So, I was on The Thinking Atheist the last two weeks with Matt. And before going on the final night, the show’s host, Seth Andrews, submitted a very long, well organized e-mail that he’d received from a listener regarding the prior episode. It included a number of questions and concerns about statements made by all of the guests on the program, including me.
Whenever, I receive criticism regarding things I say, from someone willing to put the time in to communicate their concerns clearly and thoroughly, I try to listen. I was especially interested in this, as the topic of the program was “counter-apologetics”—something about which I’m not classically informed. So, I was already prepared for some justified correction, as I was clearly out of my depth. People who hear me on TAE know I’m informal and prefer a conversational style. I’m not out in the world doing formal debates—and, honestly, that’s not a format I suspect I’d enjoy. When I was initially invited on the podcast, I asked why I was included, since it was my view that Matt and AronRa (who was also on) were more than sufficient to cover a “Counter-Apologetics” topic. My inclusion seemed, at the very least, redundant. But it is what it is (to wax tautological). And I agreed to do it.
Out of several comments in the e-mail, only one was directed at me. I don’t know whether to feel flattered or slighted, but I would like to take the opportunity to reply to the author, G, here, starting with his original comment in full:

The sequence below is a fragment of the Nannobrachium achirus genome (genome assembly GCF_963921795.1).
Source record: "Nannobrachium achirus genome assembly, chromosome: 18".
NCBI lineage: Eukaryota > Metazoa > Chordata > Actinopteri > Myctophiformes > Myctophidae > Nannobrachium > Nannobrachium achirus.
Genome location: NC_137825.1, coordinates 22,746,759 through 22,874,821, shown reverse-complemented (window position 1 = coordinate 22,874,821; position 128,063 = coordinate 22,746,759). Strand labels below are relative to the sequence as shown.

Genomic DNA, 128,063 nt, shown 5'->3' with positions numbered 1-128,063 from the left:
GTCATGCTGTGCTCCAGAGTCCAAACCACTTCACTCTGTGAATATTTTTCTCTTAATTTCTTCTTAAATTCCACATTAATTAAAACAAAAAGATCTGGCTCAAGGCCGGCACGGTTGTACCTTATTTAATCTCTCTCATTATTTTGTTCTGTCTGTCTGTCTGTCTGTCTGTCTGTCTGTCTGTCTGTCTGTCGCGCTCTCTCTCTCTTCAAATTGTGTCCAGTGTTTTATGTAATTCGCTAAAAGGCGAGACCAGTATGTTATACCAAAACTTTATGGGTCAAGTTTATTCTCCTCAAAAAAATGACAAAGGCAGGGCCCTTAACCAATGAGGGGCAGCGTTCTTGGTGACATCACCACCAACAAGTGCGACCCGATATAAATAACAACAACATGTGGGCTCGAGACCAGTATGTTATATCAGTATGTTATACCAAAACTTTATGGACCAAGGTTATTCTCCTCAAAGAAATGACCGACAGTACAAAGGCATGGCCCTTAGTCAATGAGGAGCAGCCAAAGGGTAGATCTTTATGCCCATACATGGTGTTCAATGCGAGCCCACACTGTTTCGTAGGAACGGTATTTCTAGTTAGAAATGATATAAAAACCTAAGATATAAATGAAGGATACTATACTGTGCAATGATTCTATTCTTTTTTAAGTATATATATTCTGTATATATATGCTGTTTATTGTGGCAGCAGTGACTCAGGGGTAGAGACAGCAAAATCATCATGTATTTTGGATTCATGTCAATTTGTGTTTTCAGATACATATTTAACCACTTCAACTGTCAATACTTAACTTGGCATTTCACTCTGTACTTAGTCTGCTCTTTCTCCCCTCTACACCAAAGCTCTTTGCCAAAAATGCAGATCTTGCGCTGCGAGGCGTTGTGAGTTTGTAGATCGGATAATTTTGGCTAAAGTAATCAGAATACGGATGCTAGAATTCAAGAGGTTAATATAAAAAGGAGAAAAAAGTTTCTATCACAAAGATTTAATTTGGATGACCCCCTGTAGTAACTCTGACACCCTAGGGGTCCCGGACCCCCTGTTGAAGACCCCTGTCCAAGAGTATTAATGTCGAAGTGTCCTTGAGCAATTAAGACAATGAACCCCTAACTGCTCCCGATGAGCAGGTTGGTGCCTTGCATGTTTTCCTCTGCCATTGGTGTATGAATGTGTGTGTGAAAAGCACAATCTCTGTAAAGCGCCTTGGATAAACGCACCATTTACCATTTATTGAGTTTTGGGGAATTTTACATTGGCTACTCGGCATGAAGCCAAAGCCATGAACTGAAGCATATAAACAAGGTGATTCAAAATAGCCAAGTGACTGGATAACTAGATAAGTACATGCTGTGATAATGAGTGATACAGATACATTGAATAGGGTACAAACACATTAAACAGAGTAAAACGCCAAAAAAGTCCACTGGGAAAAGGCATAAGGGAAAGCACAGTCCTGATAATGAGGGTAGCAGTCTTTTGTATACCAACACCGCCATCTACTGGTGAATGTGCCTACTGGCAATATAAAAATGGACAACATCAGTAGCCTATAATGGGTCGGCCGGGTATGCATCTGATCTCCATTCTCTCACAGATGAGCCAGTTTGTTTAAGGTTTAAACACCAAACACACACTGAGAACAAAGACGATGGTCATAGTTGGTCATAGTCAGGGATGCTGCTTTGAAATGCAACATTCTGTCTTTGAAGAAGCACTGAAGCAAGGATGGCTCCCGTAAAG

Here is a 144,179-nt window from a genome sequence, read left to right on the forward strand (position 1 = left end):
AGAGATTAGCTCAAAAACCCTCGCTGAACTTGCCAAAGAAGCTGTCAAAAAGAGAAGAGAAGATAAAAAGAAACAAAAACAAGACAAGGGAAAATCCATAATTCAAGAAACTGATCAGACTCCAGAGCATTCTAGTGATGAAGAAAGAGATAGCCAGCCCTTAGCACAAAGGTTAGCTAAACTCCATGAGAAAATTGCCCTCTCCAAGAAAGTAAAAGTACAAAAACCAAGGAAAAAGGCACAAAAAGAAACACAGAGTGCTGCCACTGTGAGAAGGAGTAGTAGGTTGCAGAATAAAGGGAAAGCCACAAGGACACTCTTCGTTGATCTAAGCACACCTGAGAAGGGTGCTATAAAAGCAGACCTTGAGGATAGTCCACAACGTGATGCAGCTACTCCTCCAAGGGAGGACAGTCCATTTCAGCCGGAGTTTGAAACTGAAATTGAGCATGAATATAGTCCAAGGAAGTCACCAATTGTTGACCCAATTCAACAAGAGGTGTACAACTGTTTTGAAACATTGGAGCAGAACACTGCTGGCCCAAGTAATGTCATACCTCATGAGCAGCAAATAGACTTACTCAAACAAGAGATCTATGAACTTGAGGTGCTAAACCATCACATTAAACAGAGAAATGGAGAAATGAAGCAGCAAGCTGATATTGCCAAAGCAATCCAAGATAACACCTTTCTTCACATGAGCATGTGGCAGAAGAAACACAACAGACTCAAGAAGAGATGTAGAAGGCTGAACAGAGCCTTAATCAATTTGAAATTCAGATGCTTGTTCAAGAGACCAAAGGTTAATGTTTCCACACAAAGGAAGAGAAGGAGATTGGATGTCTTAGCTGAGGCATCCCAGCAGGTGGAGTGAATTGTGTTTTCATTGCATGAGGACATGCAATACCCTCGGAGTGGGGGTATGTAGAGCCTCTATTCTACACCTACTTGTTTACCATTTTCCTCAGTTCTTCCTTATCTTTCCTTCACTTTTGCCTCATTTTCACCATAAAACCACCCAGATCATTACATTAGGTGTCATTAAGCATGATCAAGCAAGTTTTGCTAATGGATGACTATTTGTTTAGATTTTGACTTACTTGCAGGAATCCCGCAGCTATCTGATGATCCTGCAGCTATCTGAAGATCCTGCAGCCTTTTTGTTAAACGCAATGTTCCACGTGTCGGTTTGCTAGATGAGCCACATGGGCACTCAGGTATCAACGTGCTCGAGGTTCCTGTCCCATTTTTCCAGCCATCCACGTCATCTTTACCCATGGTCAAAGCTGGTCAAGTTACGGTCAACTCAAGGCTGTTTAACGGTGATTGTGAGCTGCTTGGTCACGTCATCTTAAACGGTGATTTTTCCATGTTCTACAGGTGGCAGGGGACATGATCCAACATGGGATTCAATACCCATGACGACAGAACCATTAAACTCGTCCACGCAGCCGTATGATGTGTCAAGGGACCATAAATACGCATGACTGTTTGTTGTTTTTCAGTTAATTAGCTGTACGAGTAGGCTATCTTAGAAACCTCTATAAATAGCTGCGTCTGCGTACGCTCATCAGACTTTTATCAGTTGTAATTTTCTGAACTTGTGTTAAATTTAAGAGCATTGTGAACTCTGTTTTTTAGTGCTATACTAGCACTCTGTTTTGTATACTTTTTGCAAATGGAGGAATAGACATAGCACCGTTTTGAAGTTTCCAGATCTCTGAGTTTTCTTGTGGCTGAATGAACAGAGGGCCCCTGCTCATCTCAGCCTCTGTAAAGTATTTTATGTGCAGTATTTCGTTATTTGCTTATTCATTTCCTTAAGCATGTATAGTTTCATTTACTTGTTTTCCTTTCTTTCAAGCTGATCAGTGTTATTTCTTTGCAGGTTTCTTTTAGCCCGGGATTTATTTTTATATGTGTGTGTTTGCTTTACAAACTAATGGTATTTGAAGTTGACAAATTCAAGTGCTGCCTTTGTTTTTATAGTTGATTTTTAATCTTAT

11:55 Tracie: “People want to talk about the attributes of God or the effects of God before they’ve actually demonstrated a God.”
I found this to be circular. If one doesn’t know at least some of the attributes that a God may have, how does one know when and if the demonstration is successful? Going back to our oak tree, if one knows none of the attributes or effects of an oak tree, how does one know when he is looking at an oak tree? How does one determine that tree X is an oak tree without comparing it to attributes of an oak tree? Must we first demonstrate it is an oak tree before we can talk about the attributes of an oak tree? In the same manner one must talk about the attributes and effects that a god would have in order to determine if that god actually exists. Luckily, the concept of God does carry with it necessary implications; so, we can look at those and work from there. Various concepts of particular gods carry with them distinct implications, as does the concept of no God at all; by examining all of these implication we may be able to come to some sort of conclusion; but, without knowing any attributes we cannot demonstrate anything at all.